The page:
After massive earthquakes, many around the world are left wondering if there has been serious geophysical damage done to the earth.
But although some scientists and seismologists say that an 8-Richter earthquake can shorten the length of a 24-hour day and affected the rotation of the Earth’s axis, other experts say that on a grand scale, these effects are minimal.
“It’s a really, really small effect,” said David Ogelsby, associate professor of geophysics at the University of California, Riverside, and an earthquake expert. “[With the March 2, 2010 Chilean earthquake], the center of the mass of the Earth shifted by about ten meters. That seems significant. But with the earth being over 6,000 kilometers in radius, this really a drop in the bucket.”
“These are minor, minor effects. It’s curious and measurable, but it doesn’t mean that it’s significant to people’s everyday lives,” Ogelsby told Aboutislam.net.
The ‘Butterfly Effect’
After reports of the massive magnitude of the earthquake in Chile began to emerge (news reports stated that it was the seventh largest earthquake in the world’s history), one scientist said that the length of the day had been shortened by 1.26 microseconds, and that there was a chance that the earth’s rotation could relax over time, sparking interest and questions from people around the world about how this would affect climate change and other geophysical factors.
Research scientist Richard Gross at NASA’s Jet Propulsion Laboratory in Pasadena, California, said that the time change was permanent. His laboratory set up a computer model to determine the effects of the Chilean earthquake and found that the Earth’s figure axis had shifted by about three inches (or eight centimeters).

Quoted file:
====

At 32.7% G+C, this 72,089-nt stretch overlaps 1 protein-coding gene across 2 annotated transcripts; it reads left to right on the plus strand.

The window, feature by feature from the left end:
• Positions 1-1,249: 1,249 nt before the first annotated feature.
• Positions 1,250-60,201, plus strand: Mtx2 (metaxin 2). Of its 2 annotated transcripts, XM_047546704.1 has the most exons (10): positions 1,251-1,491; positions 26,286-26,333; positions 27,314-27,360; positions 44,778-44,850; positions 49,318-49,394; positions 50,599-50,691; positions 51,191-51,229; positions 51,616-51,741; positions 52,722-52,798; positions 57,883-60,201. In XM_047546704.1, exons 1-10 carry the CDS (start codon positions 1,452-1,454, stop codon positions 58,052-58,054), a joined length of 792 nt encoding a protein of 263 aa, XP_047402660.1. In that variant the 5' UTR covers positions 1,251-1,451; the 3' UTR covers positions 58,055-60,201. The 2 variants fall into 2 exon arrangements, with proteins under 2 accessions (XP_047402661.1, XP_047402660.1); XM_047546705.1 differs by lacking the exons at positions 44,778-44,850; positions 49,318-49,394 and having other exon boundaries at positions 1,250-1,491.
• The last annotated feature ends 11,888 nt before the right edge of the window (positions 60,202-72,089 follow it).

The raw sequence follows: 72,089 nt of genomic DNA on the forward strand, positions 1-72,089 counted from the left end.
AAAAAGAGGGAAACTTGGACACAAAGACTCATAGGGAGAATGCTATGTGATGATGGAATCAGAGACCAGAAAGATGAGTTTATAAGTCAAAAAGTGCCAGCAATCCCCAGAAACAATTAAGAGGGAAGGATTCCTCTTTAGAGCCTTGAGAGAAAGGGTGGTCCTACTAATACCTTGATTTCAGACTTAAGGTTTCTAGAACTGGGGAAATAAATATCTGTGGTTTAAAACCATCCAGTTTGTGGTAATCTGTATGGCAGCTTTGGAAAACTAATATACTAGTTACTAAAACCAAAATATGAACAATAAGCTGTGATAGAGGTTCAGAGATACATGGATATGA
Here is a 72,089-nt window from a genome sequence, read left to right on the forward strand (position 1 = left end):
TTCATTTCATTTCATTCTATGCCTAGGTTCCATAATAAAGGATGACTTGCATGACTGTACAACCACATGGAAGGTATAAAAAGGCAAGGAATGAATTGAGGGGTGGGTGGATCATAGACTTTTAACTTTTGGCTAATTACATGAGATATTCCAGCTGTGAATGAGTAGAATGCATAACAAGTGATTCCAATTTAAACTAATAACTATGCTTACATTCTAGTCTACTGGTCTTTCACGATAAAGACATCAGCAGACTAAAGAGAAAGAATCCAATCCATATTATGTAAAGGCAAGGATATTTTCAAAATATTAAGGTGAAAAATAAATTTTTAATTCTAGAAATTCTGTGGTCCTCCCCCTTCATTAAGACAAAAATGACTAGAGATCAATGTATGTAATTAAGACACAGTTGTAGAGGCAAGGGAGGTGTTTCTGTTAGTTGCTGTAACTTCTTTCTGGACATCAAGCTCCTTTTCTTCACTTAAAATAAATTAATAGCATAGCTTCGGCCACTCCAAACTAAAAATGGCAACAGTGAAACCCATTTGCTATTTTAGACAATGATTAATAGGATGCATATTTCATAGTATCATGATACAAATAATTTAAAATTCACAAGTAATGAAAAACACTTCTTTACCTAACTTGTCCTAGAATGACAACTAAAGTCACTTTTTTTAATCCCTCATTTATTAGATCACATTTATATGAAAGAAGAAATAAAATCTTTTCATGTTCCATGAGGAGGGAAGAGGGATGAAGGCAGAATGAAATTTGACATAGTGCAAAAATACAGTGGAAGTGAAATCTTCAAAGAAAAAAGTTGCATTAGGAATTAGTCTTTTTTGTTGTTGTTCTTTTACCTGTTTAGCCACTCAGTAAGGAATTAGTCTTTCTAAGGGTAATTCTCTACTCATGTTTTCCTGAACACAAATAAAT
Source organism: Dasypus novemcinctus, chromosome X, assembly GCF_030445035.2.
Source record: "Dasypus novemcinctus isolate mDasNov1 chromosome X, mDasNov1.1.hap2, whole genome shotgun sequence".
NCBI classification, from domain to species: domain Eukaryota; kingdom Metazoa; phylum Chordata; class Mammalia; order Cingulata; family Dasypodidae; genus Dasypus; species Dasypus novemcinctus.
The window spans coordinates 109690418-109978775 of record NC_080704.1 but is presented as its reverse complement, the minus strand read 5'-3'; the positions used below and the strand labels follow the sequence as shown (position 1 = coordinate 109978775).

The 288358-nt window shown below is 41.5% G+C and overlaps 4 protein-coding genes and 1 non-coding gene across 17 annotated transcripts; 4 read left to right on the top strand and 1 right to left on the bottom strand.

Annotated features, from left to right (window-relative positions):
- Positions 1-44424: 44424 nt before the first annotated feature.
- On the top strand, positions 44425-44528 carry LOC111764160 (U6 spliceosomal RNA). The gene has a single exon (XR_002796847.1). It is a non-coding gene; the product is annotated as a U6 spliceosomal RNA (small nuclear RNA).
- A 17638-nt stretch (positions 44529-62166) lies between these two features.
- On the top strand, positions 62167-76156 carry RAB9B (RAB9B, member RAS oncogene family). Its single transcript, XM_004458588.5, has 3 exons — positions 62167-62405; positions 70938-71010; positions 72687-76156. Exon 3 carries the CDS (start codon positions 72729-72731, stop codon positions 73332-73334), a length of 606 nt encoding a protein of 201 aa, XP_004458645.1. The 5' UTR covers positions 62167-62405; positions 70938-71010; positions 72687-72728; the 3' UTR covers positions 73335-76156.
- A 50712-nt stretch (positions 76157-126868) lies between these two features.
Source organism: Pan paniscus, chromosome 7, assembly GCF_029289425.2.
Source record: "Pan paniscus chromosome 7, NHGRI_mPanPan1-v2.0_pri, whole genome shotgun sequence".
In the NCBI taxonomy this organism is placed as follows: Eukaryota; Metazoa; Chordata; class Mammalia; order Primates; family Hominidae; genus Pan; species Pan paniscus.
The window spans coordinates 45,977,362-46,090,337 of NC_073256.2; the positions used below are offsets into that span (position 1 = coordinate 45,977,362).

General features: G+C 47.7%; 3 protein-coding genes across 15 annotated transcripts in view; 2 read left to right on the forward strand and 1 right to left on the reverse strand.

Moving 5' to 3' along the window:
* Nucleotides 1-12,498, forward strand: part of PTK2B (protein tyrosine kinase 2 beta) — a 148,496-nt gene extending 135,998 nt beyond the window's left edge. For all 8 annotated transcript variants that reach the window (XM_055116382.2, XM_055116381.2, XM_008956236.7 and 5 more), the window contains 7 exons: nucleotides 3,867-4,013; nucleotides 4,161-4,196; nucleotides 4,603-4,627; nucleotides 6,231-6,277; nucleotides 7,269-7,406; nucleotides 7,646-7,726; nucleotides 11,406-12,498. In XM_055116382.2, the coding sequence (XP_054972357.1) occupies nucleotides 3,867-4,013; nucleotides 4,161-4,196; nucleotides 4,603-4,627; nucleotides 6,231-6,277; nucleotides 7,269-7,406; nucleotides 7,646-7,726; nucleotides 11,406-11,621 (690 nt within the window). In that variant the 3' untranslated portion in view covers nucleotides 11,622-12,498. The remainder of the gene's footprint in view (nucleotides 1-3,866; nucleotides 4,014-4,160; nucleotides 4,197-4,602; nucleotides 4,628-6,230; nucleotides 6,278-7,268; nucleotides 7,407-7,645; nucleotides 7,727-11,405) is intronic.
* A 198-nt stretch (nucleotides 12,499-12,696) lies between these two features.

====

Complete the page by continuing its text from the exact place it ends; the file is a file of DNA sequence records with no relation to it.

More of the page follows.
“This [time] change should be permanent,” Gross told Space.com. “Perhaps more important is how the quake shifted the Earth’s axis.” The length of an earth day is about 24 hours, which breaks down to 86,400 seconds. And, according to many Earth science websites, the length of a day does shorten by one millisecond every year.
Ogelsby pointed out that “Changing a day by a millisecond means nothing to people on a practical level. The 1.26 microseconds that our day was shortened by with the earthquake in Chile is even smaller than a millisecond.” A microsecond is one millionth of a second.
Still, Ogelsby acknowledged that every minor change on the Earth, no matter how miniscule, will have some sort of effect, which in laymen’s terms is known as “the butterfly effect” (where the flapping wings of a butterfly in one corner of the earth will cause something on the other side of the planet).
The mass of the Earth is of a certain weight, Ogelsby said, and earthquakes on the magnitude of the one in Chile or the one in Sumatra (which caused the deadly 2004 tsunami) will affect the Earth’s speed.
“Imagine a figure skater spinning around. If she draws her hands in, she speeds up. If her hands go up or out, she slows down. Same thing if you are twisting around on a speed. If you draw yourself in, you spin faster than if you kick your legs out. And so everything that happens on the Earth affects everything on the earth.”
Humans Shake Climate More
“This was a huge earthquake. And the mass of the Earth did shift a bit, which affects the speed of the earth’s rotation. But I’m sure the effect it had is way less than the other factors that are changing our global climate, like our energy usage, our carbon footprint, the raw materials we use, the way we do or do not recycle. Those things have a way bigger immediate effect on our global warming crisis than these earthquakes,” he said.
According to National Geographic, 80 percent of the world’s earthquakes do occur around the rim of the Pacific Ocean because of the prevalence of volcanic activity and shifting of tectonic plates there.
Also, thousands of earthquakes occur every year, with quakes measuring 3-5 considered to be light, 5-7 being moderate or strong, and over 8 being great. An earthquake on the scale of the Chilean earthquake occurs once a year, said National Geographic’s website on earthquakes.
“Of course it’s dangerous to say that there’s never a relationship between earthquakes,” Ogelsby said.
“But these three earthquakes were geographically very far apart. And though we don’t have many as large as the Chilean one, we do have many in the 6 range, like the one in Taiwan. I would put my money on [the close time proximity] of these three earthquakes being a chance thing.”